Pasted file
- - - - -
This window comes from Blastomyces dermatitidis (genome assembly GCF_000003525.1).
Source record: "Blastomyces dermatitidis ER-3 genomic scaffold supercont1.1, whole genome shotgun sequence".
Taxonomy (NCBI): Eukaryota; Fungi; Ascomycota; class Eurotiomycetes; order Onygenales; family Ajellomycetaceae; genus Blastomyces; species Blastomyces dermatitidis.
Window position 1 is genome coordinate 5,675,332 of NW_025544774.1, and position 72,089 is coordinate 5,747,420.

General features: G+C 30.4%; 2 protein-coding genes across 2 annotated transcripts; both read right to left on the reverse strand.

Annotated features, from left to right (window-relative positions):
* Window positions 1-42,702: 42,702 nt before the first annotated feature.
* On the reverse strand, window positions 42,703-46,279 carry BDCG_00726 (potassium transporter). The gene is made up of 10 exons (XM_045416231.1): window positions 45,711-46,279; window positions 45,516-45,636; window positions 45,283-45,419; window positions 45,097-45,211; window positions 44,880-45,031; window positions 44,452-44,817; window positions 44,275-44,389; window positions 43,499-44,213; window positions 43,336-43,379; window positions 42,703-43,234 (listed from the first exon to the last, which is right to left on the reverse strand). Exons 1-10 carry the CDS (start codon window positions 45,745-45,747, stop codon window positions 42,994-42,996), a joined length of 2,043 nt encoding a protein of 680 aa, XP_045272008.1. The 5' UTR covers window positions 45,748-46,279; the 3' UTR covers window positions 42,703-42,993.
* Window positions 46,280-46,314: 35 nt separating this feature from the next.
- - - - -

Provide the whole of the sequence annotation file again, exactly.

This window comes from Blastomyces dermatitidis (genome assembly GCF_000003525.1).
Source record: "Blastomyces dermatitidis ER-3 genomic scaffold supercont1.1, whole genome shotgun sequence".
Taxonomy (NCBI): Eukaryota; Fungi; Ascomycota; class Eurotiomycetes; order Onygenales; family Ajellomycetaceae; genus Blastomyces; species Blastomyces dermatitidis.
Window position 1 is genome coordinate 5,675,332 of NW_025544774.1, and position 72,089 is coordinate 5,747,420.

General features: G+C 30.4%; 2 protein-coding genes across 2 annotated transcripts; both read right to left on the reverse strand.

Annotated features, from left to right (window-relative positions):
* Window positions 1-42,702: 42,702 nt before the first annotated feature.
* On the reverse strand, window positions 42,703-46,279 carry BDCG_00726 (potassium transporter). The gene is made up of 10 exons (XM_045416231.1): window positions 45,711-46,279; window positions 45,516-45,636; window positions 45,283-45,419; window positions 45,097-45,211; window positions 44,880-45,031; window positions 44,452-44,817; window positions 44,275-44,389; window positions 43,499-44,213; window positions 43,336-43,379; window positions 42,703-43,234 (listed from the first exon to the last, which is right to left on the reverse strand). Exons 1-10 carry the CDS (start codon window positions 45,745-45,747, stop codon window positions 42,994-42,996), a joined length of 2,043 nt encoding a protein of 680 aa, XP_045272008.1. The 5' UTR covers window positions 45,748-46,279; the 3' UTR covers window positions 42,703-42,993.
* Window positions 46,280-46,314: 35 nt separating this feature from the next.